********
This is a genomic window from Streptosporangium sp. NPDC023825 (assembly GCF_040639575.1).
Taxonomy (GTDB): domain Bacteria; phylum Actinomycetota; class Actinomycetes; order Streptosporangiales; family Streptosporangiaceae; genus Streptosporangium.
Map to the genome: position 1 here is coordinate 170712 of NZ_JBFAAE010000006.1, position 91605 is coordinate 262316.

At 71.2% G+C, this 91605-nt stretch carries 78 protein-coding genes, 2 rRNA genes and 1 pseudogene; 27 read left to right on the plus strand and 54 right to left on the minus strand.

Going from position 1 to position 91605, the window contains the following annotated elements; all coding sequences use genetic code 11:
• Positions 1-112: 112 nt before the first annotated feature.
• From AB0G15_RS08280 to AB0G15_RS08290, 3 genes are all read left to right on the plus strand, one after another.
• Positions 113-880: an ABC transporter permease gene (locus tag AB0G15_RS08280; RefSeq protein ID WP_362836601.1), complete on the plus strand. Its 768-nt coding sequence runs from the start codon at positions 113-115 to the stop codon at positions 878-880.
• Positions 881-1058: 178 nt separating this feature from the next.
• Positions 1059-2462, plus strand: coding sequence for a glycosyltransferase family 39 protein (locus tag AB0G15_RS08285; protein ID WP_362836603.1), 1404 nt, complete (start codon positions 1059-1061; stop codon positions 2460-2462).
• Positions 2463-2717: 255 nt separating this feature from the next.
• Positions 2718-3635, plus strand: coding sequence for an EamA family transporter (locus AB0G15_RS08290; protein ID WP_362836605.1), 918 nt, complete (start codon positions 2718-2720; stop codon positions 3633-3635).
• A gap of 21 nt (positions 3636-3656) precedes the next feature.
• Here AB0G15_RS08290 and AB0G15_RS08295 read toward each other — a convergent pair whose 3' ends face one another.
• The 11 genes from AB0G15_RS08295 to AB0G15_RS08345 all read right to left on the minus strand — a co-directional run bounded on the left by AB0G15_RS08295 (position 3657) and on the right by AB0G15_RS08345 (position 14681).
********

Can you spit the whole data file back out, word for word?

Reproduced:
This is a genomic window from Streptosporangium sp. NPDC023825 (assembly GCF_040639575.1).
Taxonomy (GTDB): domain Bacteria; phylum Actinomycetota; class Actinomycetes; order Streptosporangiales; family Streptosporangiaceae; genus Streptosporangium.
Map to the genome: position 1 here is coordinate 170712 of NZ_JBFAAE010000006.1, position 91605 is coordinate 262316.

At 71.2% G+C, this 91605-nt stretch carries 78 protein-coding genes, 2 rRNA genes and 1 pseudogene; 27 read left to right on the plus strand and 54 right to left on the minus strand.

Going from position 1 to position 91605, the window contains the following annotated elements; all coding sequences use genetic code 11:
• Positions 1-112: 112 nt before the first annotated feature.
• From AB0G15_RS08280 to AB0G15_RS08290, 3 genes are all read left to right on the plus strand, one after another.
• Positions 113-880: an ABC transporter permease gene (locus tag AB0G15_RS08280; RefSeq protein ID WP_362836601.1), complete on the plus strand. Its 768-nt coding sequence runs from the start codon at positions 113-115 to the stop codon at positions 878-880.
• Positions 881-1058: 178 nt separating this feature from the next.
• Positions 1059-2462, plus strand: coding sequence for a glycosyltransferase family 39 protein (locus tag AB0G15_RS08285; protein ID WP_362836603.1), 1404 nt, complete (start codon positions 1059-1061; stop codon positions 2460-2462).
• Positions 2463-2717: 255 nt separating this feature from the next.
• Positions 2718-3635, plus strand: coding sequence for an EamA family transporter (locus AB0G15_RS08290; protein ID WP_362836605.1), 918 nt, complete (start codon positions 2718-2720; stop codon positions 3633-3635).
• A gap of 21 nt (positions 3636-3656) precedes the next feature.
• Here AB0G15_RS08290 and AB0G15_RS08295 read toward each other — a convergent pair whose 3' ends face one another.
• The 11 genes from AB0G15_RS08295 to AB0G15_RS08345 all read right to left on the minus strand — a co-directional run bounded on the left by AB0G15_RS08295 (position 3657) and on the right by AB0G15_RS08345 (position 14681).